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The Influence of Anderson Valley Soil on Wine Production

The AVA begins at about 800 feet above sea-level in the northwest part of the valley. At these lower elevations, soils are primarily alluvial with a substantial amount of clay. Chardonnay, Pinot Noir, Gewurztraminer and Riesling dominate plantings in this part of the AVA.

Soils in the foothills surrounding the valley are substantially more acidic and austere than those on the valley floor. The geology of this part of the region supports fuller-bodied varietals including Zinfandel, Cabernet Sauvignon and Merlot.

However, wines made from these grapes do not resemble those from warmer AVAs.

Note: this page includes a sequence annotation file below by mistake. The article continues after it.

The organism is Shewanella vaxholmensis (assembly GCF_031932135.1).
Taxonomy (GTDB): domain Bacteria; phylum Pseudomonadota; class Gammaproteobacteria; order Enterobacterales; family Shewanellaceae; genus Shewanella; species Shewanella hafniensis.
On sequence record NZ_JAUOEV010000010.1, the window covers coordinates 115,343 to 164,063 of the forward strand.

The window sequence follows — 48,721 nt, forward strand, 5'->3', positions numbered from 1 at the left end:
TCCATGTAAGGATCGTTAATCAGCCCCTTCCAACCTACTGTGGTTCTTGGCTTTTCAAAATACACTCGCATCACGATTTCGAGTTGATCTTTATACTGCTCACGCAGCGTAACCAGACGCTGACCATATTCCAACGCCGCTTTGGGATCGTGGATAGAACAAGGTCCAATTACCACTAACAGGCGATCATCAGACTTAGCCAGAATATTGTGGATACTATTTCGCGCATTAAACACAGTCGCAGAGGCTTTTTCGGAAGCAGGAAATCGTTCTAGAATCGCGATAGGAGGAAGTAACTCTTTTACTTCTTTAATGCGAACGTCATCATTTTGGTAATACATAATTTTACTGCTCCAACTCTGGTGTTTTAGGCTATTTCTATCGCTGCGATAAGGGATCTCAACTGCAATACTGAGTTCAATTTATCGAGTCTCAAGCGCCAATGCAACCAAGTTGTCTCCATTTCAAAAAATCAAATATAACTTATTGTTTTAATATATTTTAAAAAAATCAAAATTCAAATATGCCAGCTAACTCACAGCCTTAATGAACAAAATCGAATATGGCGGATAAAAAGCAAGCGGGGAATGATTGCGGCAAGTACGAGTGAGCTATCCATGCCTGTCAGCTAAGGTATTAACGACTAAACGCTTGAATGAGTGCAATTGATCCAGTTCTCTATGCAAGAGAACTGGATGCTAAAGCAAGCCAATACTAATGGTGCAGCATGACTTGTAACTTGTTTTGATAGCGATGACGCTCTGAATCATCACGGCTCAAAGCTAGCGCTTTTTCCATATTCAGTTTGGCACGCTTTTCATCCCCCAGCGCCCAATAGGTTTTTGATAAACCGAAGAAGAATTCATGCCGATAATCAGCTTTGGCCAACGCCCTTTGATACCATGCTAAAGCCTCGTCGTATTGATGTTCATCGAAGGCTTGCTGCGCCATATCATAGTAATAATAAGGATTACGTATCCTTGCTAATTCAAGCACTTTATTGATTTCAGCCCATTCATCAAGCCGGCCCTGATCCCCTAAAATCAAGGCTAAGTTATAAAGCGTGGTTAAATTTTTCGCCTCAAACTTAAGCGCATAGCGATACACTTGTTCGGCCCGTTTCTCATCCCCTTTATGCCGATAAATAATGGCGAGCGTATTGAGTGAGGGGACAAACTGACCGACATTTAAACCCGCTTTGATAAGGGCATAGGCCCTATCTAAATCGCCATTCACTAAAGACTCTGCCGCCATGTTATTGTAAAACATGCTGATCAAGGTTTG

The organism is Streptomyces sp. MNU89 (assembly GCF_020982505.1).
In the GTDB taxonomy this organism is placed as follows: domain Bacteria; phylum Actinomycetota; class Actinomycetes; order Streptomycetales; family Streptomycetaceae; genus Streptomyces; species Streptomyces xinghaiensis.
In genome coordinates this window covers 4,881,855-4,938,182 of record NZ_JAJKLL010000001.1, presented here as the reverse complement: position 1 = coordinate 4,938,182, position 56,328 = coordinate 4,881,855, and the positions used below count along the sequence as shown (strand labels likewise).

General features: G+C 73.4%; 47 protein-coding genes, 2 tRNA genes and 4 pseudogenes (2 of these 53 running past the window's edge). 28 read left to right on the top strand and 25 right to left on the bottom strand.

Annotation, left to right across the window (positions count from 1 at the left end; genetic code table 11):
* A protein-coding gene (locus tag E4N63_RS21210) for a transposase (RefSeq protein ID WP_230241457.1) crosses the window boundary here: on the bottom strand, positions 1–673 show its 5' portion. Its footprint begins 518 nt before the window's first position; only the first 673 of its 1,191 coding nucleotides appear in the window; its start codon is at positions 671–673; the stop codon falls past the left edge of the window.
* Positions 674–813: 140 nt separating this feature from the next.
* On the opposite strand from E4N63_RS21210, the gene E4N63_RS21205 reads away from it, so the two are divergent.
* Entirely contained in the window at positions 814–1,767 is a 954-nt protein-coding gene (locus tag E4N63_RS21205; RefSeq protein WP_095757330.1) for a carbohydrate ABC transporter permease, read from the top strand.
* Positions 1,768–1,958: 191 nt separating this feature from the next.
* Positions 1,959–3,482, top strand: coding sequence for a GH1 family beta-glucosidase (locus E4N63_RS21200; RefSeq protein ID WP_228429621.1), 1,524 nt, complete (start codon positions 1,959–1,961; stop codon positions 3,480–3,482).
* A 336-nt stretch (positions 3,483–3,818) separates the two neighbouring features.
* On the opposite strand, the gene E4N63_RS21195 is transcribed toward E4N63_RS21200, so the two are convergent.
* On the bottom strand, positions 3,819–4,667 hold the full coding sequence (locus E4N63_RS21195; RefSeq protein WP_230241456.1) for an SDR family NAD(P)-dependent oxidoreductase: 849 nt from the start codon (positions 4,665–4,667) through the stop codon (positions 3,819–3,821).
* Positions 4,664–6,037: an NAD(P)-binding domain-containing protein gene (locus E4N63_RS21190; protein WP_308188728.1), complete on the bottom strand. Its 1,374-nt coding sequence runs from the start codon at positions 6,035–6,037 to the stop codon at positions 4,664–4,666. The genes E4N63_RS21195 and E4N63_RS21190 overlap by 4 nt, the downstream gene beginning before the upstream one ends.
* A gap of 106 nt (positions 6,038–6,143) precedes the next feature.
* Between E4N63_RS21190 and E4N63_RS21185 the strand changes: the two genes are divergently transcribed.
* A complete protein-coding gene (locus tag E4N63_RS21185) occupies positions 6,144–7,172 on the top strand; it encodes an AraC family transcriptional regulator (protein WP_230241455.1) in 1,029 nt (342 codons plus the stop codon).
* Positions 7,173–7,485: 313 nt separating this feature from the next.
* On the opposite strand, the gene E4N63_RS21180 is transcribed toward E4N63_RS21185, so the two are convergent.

These vineyards are still affected by wind and fog from the Pacific Ocean and Navarro River. Subsequently, most wines have high acid levels and are light to medium-bodied.

The viticultural area is approximately 15 miles long and about two miles wide. It is immediately to the west of the 3,000 foot Coastal Mountain Range and about 30 miles east of the Pacific Ocean.

> Anderson Valley Wineries

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